Thursday, April 27, 2017

BNQT - Volume 1

So it seems the soft-rock mid-70s are well and truly back, with bands like Midlake, Fleet Foxes etc, but not only that we have a supergroup in the shape of BNQT.  It's really a project led by Midlake's Eric Pulido, Jason Lytle from Grandaddy, Ben Bridwell from Band of Horses and, a little incongruously, Alex Kapranos of Franz Ferdinand and Fran Healy of Travis.  With each singer being given 2 songs each this could have come across an incoherent mess but, anchored by Midlake as the backing band it gels together well.  Pulido opens up with the propulsive, catchy Restart.  Bridwell's relaxed, borderline cheesy Unlikely Force follows.  It's like something ripped straight out of Crosby Stills and Nash's 70s songbook and it works really well, Bridwell singing "you and me make such an unlikely force" with gorgeous harmonies from the other singers.  The track is so evocative you'll feel your trousers flaring and your hair growing longer.  100 Million Miles has the cosmic essence of Lytle's band Grandaddy with strings to give it added grace.  Healy's Mind of A Man is takes a heavy spoonful of Fleetwood Mac's Rumours with a tempo and atmosphere that conjures up that band's Dreams.  Kapranos sounds a bit out of place on the oddly titled Hey Banana, neither gelling totally with the band nor sounding particularly distinct.  That's not to say the track doesn't work, it just comes up short in comparison to what precedes it.  The poppy and upbeat Real Love is more of a band effort, featuring what sounds like all singers.  In fact the second half of the album is less impressive than the first, Lytle's plodding Failing at Feeling is practically MOR, while the Stones-lite of Healy's L.A. On My Mind, Bridwell's foul-mouthed yet chirpy Tara and Kapranos' slow-burning keyboard don't really ignite.

Definitely recommended for fans of Midlake, or any of the bands referenced above.

Wednesday, April 19, 2017

Stephen Malkmus & The Jicks - Real Emotional Trash

2008's Real Emotional Trash is the album where Stephen Malkmus finally casts off the shackles of his former band Pavement.  It opens in somewhat lumbering fashion, with the heavy riffs of Dragonfly Pie and the Doors-isms of Hopscotch Willie.  Very much a guitarist album, the ten minute title track is, despite its long-windedness, something of a highlight, taking its time to unfurl some seriously impressive guitar work by Malkmus.  Muscular, riffy rock is the order of the day on tracks like Out of Reaches and Baltimore, which are a long way from the indie sound Pavement were known for.  In other words if intricate fretwork is not your bag, don't come anywhere near this album.  Many of these songs are pretty unfocused.  The terribly titled Elmo Delmo is certainly that, but it works well, albeit in a late 60s/early 70s rock way, ie 'pass the joint' and all that.  Following this, We Can't Help You is practically The Band.  It comes as something of a relief after so much bluster when final track Wicked Wanda starts in relatively quiet fashion before the mighty riffs kick in, in fairness, to pretty excellent effect.  The real question is: is this Malkmus pretending to do a 70s rock album, or is this the real deal?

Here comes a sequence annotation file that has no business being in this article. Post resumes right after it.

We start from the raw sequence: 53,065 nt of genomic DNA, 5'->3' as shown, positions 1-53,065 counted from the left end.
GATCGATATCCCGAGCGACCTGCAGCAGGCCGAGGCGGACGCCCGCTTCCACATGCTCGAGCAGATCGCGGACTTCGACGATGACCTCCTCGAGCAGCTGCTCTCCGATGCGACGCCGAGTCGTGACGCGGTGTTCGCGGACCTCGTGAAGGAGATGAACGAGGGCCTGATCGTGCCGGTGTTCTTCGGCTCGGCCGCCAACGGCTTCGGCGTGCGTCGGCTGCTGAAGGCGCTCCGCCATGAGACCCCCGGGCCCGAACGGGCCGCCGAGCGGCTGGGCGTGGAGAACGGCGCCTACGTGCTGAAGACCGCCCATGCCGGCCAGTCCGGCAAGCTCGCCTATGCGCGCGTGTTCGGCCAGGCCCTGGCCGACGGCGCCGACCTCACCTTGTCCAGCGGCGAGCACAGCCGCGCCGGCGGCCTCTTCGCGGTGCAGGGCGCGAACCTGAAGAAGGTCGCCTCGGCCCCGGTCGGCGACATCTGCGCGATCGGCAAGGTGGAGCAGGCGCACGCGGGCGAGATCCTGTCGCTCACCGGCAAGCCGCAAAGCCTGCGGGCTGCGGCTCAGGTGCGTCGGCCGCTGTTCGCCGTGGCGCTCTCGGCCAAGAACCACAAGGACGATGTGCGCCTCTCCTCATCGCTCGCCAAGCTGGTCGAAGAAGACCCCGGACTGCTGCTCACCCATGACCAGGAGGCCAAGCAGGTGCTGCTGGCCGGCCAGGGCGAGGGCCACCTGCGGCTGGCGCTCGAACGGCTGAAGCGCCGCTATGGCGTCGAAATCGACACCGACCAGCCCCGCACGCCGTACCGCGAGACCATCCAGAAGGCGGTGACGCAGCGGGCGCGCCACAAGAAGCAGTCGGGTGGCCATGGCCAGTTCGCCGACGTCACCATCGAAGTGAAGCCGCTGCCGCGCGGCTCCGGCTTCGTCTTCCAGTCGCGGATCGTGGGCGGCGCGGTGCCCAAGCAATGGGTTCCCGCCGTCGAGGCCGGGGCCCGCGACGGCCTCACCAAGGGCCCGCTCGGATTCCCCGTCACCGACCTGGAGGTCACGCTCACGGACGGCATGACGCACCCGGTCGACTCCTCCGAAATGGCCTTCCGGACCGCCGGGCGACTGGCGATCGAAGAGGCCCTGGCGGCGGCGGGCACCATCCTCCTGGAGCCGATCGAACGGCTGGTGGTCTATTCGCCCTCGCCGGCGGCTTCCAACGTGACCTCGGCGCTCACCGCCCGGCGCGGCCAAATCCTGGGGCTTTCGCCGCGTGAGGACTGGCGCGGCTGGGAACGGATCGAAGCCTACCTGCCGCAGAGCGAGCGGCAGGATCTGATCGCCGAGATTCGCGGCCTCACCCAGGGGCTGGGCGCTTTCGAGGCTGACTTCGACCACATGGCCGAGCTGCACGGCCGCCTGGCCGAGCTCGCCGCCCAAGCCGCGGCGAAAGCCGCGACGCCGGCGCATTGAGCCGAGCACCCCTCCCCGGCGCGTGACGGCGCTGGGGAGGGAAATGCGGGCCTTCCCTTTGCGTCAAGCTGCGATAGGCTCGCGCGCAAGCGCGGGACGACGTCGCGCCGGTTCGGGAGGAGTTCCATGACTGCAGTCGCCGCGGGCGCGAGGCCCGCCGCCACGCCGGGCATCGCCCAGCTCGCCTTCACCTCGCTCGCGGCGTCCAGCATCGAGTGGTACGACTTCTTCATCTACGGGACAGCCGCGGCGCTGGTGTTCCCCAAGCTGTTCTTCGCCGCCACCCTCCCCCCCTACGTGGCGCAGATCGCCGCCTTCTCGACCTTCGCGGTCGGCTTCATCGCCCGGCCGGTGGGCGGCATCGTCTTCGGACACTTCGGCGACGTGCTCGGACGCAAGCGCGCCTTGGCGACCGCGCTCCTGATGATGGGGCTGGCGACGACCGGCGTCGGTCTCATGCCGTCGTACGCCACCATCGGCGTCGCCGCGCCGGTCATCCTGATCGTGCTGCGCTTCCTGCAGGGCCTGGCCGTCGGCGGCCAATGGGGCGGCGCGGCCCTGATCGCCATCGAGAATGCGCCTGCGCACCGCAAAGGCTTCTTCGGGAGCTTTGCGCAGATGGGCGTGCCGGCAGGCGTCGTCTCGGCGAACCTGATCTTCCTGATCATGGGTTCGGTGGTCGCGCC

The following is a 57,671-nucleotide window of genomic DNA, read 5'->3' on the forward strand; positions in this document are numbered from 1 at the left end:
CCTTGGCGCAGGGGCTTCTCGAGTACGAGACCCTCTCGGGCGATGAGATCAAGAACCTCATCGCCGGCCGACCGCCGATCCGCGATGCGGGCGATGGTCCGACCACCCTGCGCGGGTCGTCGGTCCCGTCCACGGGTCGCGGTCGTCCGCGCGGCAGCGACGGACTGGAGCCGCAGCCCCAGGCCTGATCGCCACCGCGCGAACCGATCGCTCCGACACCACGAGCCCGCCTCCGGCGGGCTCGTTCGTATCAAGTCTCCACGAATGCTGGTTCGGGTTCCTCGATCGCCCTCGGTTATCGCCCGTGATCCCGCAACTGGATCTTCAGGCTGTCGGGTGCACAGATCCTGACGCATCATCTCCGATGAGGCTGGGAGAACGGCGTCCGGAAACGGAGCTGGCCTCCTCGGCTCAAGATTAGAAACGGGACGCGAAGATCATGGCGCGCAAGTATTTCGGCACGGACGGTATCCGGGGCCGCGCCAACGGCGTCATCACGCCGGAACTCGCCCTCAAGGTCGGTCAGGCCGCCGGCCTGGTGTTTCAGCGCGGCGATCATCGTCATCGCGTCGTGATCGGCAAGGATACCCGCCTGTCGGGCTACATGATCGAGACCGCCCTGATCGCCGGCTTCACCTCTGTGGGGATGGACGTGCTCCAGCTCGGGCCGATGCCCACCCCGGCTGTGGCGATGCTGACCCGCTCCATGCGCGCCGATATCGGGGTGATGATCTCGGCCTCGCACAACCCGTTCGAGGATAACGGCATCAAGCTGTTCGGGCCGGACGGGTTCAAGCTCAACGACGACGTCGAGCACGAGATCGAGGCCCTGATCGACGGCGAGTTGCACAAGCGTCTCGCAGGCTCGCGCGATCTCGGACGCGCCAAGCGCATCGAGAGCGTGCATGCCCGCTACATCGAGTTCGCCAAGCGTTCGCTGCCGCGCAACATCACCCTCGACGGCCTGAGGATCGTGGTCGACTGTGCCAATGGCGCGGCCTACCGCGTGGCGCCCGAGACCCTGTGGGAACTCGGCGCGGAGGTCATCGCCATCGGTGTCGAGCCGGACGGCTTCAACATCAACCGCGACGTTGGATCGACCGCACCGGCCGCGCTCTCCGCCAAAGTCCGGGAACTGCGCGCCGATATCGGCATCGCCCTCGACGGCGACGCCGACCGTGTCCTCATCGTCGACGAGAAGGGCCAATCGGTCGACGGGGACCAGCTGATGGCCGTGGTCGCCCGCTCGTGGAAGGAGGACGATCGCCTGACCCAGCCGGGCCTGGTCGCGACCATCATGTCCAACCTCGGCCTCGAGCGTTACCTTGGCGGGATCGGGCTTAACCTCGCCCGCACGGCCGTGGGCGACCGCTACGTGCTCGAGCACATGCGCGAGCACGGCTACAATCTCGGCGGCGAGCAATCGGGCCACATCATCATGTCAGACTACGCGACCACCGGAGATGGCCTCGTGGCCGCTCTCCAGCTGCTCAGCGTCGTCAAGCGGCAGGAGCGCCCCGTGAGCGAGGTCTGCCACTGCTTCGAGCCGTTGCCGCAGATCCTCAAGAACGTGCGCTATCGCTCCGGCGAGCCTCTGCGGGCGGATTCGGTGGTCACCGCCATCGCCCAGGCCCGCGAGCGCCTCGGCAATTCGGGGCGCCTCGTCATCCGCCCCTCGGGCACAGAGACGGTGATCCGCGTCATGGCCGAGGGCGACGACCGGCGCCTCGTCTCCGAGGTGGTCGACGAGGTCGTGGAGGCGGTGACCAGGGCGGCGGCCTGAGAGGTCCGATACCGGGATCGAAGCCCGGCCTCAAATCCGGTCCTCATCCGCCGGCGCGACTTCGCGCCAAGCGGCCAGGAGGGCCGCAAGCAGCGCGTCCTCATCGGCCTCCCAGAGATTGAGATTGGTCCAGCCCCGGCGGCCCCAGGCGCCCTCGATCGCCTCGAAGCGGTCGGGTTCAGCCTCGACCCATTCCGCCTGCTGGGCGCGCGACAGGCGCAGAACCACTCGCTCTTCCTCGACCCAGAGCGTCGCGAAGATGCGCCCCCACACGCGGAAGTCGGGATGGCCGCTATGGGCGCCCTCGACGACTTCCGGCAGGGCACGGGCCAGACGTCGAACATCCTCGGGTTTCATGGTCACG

Sunday, April 16, 2017

Magnolia Electric Co - Sojourner

Magnolia Electric Co's 2006 album Fading Trails proved to be just a taster for 2007's Sojourner box set, a treasure trove containing FOUR albums.  The first, Nashville Moon has Jason Molina and co gone full-on country rock with rockers Lonesome Valley, Montgomery and Don't Fade On Me, each of which appeared on Fading Trails.  Elsewhere?  We get a ragged, rocking take on Hammer Down, followed closely by No Moon On The Water, again rocking pretty hard leading nicely into the country soul Stones-y title track.  There are plenty of uptempo tracks preventing the pace from becoming too plodding, such as the bluesy strut of What Comes After The Blues or the country swing of Don't This Look Like The Dark.  North Star is a honky tonk ballad which gathers momentum throughout the song, swelling to a fine brew of sound.  This music truly is equal parts messy rock and honky-tonk country.